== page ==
Standard sirens, Cobaya and Beethoven’s 9th: Madrid week two

As of tomorrow, I’ll have been in Madrid for two weeks! Time really does fly. The weather is still freezing and there’s fresh snow on the hills behind campus (as you can hopefully see in the header image, which I took on my commute this morning).

This week I made a proper start on the project I’ll be spending most of my time on while I’m here. In general, I’m interested in constraining beyond-LCDM models of dark energy using current data, but an interesting question to ask is how much better will constraints on these models be with the next generation of experiments, surveys and telescopes? We can even flip this around and say that, for example, if we want 1% precision on measurements of the parameters in our new model, how good do our future experiments need to be? These questions and their answers are referred to as forecasting. So what exactly am I going to be forecasting for?

Since the first direct detection of gravitational waves by LIGO in 2015 and the subsequent observation of an electromagnetic counterpart to a gravitational wave signal in 2017, gravitational wave and multi-messenger astronomy have become hot topics in cosmology. If there is an optical counterpart to a gravitational wave event, the redshift of the source can be determined. Coupled with the luminosity distance which can be obtained from the gravitational wave signal, these events can be standardised in the same way as Type Ia supernovae, leading to their nickname of “standard sirens”. In this way, you have a new probe of cosmic distances and hence your background cosmology. Since different dark energy models change your background expansion, you can place constraints on these models by observing lots of standard sirens.

However, our current detectors have only observed eleven confirmed gravitational wave events and only one with an optical counterpart — not enough to place any meaningful constraints on cosmological parameters. So I’m interesting in forecasting the constraints that will come from the Einstein Telescope (ET), a future ground-based gravitational wave observatory that will be set up in a triangular configuration, similar to LISA, with two different interferometers inside each of the three detectors, allowing it to probe a much larger range of frequencies (and therefore mass ranges of merging compact objects).

So, how do we model the Einstein Telescope’s predicted capabilities? We need to know various things, such as the absolute merger rate, the redshift distribution of the mergers, the number of these mergers that the ET will actually observe, the number that will have an optical counterpart (or what error there would be on the redshift if the source did not have a counterpart) and other small errors related to lensing of the gravitational waves. We can then create a mock dataset comprising the redshifts, luminosity distances and errors on the luminosity distances of these fictitious mergers that the ET should observe, create a likelihood from this mock dataset and finally add the likelihood to our favourite MCMC package to constrain a dark energy model.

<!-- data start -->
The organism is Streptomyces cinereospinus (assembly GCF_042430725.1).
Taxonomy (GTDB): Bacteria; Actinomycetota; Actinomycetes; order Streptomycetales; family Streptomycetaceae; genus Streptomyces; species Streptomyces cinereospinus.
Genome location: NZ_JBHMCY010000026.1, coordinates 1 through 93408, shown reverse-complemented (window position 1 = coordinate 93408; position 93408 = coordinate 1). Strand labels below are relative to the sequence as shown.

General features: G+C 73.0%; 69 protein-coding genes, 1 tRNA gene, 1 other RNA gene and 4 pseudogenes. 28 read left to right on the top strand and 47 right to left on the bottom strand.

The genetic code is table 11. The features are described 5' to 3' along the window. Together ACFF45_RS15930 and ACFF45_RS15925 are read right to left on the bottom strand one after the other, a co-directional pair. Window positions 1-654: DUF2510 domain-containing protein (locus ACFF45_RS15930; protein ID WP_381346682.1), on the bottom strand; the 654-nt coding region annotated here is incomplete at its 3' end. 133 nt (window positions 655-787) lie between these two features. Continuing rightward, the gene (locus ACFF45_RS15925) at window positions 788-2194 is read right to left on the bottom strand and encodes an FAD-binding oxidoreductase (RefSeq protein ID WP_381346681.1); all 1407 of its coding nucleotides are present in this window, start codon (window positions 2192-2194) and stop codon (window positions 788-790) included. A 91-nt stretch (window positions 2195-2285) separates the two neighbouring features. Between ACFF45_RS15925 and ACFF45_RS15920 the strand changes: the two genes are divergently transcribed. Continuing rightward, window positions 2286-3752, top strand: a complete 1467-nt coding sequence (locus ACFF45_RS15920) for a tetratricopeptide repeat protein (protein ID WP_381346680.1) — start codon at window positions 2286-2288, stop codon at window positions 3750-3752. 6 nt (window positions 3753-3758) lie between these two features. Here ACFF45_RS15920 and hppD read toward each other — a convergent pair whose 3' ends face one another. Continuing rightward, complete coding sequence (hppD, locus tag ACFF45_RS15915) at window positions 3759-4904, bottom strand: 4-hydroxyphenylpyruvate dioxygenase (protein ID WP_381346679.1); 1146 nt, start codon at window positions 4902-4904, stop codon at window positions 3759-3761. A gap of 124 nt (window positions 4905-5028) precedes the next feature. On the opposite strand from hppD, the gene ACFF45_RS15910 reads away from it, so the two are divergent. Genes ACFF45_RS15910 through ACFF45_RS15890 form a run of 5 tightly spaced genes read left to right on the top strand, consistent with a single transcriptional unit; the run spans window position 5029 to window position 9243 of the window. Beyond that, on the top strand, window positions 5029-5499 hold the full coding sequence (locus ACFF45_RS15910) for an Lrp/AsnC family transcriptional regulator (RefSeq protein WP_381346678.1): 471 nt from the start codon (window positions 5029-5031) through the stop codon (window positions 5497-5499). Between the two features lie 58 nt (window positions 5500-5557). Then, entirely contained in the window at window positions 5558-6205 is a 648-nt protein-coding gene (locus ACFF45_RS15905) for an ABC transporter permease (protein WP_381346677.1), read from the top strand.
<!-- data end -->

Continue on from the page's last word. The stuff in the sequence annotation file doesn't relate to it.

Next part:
This is obviously a long to-do list, so I started off last week by writing a Python script that creates some mock luminosity distance measurements and from them creates a likelihood to use with our chosen MCMC package, Cobaya. Today I’m refining and testing the script and once I’m sure it’s working, I can start to build in the other errors and contributing factors that I described above. Fortunately, we already have a couple of dark energy models ready to go in a modified version of CAMB, so once the mock Einstein Telescope data and likelihood are ready, we can simply plug it straight into CAMB and Cobaya and get some forecast constraints in a matter of days.

Apart from my scientific activities, I’ve been keeping up with my musical life here in Madrid. I successfully auditioned for the orchestra of the Universidad Autonoma de Madrid (the university I’m based at), and attended my first rehearsal on Sunday evening. The repertoire this term is two of Beethoven’s most impressive works, his 5th and 9th Symphonies (the latter of Ode To Joy fame), in honour of his 250th anniversary this year. Last night’s rehearsal was spent playing through as much of the 9th as we could. It’s a fun work, with lots to get our teeth into. Overall, I felt very welcomed by the orchestra and am looking forward to future rehearsals and concerts.

That’s all for this week — tune in again next week to hear about the various seminars and talks I’ve attended so far here at the IFT, as well as some of the more touristy things I’ve been up to.

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